Authoritarian models of education have taught us to rely on others to structure our learning.
We were taught to mistrust our intuition. We were trained to need external influences to motivate us.⠀
Today’s parents are the product of the authoritarian model of education.⠀
When parents don’t trust their skills to guide their children, it’s because the militant educational model has succeeded in its mission: to train large populations of young minds how to think. After so many years of conditioning, today’s grown-ups have learned to look outward, accept, and comply.⠀
The authoritarian model of education created guidelines for assessing success that parents believe they don’t intuitively possess.
It shaped the need for clearly defined maps designed by others in higher tiers. It generated dependence. It orchestrated self-doubt.⠀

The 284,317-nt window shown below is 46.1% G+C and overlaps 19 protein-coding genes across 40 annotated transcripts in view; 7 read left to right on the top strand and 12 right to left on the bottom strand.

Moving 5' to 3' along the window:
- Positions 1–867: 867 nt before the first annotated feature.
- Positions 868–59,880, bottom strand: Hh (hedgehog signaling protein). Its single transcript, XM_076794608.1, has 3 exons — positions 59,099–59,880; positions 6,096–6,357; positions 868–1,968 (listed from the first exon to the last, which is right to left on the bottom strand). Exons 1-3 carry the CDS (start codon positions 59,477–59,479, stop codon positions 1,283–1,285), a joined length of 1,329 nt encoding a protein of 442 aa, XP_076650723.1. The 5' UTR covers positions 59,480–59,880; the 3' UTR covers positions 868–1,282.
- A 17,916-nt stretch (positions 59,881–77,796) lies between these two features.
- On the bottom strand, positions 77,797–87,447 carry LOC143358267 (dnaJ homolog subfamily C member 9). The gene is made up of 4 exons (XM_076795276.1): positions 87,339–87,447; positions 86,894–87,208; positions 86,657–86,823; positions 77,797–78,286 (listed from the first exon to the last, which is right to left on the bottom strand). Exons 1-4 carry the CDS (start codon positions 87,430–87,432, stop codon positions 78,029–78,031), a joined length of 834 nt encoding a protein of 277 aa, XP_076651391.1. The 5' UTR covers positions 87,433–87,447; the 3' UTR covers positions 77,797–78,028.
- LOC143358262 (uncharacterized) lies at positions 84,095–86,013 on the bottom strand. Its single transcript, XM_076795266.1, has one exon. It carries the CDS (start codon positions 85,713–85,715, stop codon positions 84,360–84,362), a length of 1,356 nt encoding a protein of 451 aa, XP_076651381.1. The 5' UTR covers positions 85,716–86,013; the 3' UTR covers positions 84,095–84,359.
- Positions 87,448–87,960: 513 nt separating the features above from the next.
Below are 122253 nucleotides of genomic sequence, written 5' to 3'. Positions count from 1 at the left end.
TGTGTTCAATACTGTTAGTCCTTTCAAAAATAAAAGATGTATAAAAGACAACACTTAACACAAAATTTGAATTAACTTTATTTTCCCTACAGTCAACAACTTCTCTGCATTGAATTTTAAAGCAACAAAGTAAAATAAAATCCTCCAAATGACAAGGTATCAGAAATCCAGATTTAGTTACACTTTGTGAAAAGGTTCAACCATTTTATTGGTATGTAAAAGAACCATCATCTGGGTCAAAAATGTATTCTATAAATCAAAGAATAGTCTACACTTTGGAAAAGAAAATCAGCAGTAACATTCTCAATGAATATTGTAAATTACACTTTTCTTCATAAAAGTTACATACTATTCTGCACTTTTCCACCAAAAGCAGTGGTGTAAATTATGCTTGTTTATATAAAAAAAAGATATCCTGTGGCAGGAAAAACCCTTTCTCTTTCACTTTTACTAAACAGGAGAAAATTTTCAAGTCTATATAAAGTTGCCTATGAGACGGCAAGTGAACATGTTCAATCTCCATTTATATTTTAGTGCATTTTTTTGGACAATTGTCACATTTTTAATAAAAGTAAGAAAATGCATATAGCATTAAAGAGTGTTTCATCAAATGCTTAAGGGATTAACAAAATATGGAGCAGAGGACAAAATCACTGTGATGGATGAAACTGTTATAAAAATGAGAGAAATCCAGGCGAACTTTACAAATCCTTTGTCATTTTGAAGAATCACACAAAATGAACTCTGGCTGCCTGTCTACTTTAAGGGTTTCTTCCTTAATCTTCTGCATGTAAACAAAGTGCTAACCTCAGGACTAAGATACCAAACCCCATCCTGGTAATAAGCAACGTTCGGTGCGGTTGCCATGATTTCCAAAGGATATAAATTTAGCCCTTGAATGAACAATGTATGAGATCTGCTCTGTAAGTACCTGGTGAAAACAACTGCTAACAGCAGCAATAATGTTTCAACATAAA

Dependence keeps us doubting ourselves.⠀
Self-doubt keeps us mistrusting our world.⠀
Mistrust keeps us quiet, compliant, and small.⠀
This is also true for teachers and other professionals who have little influence over educational policies. They, too, do what they are told and report to superiors with little desire to create change because they know what effort it would require to be heard. They comply.⠀
The cycle continues into the workforce until retirement. Answering to teachers and principals shifts to answering to supervisors and CEOs, who then report to a government that reinforces militant thought. They comply, too.⠀
What would happen if education were revamped entirely?
What if children were given the autonomy to think and the independence to learn in ways that matter to them?
What if they didn’t have to line up like soldiers and raise their hands to be seen and heard?
What if children were valued just as much as the adults in the room?
How would their future look?
Who would they be?
What kind of organizations would they lead, and how?⠀
If you’re a leader looking to create real change in your organization, we can work through your vision together.